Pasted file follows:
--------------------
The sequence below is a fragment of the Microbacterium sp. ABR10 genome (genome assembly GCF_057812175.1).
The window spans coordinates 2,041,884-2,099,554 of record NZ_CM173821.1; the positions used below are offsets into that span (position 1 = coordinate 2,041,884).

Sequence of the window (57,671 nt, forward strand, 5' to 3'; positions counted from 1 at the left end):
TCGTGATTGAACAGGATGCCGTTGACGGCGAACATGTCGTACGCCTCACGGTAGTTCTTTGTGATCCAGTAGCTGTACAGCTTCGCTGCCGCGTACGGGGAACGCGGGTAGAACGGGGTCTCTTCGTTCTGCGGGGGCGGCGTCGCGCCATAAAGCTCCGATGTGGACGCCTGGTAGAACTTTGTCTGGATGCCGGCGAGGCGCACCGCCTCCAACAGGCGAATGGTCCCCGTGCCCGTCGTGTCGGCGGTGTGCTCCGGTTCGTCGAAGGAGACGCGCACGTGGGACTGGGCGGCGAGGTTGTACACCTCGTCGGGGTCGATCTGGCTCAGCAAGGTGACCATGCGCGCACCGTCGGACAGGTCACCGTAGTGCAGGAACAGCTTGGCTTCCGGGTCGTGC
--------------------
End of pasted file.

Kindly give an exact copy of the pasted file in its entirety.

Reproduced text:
The sequence below is a fragment of the Microbacterium sp. ABR10 genome (genome assembly GCF_057812175.1).
The window spans coordinates 2,041,884-2,099,554 of record NZ_CM173821.1; the positions used below are offsets into that span (position 1 = coordinate 2,041,884).

Sequence of the window (57,671 nt, forward strand, 5' to 3'; positions counted from 1 at the left end):
TCGTGATTGAACAGGATGCCGTTGACGGCGAACATGTCGTACGCCTCACGGTAGTTCTTTGTGATCCAGTAGCTGTACAGCTTCGCTGCCGCGTACGGGGAACGCGGGTAGAACGGGGTCTCTTCGTTCTGCGGGGGCGGCGTCGCGCCATAAAGCTCCGATGTGGACGCCTGGTAGAACTTTGTCTGGATGCCGGCGAGGCGCACCGCCTCCAACAGGCGAATGGTCCCCGTGCCCGTCGTGTCGGCGGTGTGCTCCGGTTCGTCGAAGGAGACGCGCACGTGGGACTGGGCGGCGAGGTTGTACACCTCGTCGGGGTCGATCTGGCTCAGCAAGGTGACCATGCGCGCACCGTCGGACAGGTCACCGTAGTGCAGGAACAGCTTGGCTTCCGGGTCGTGC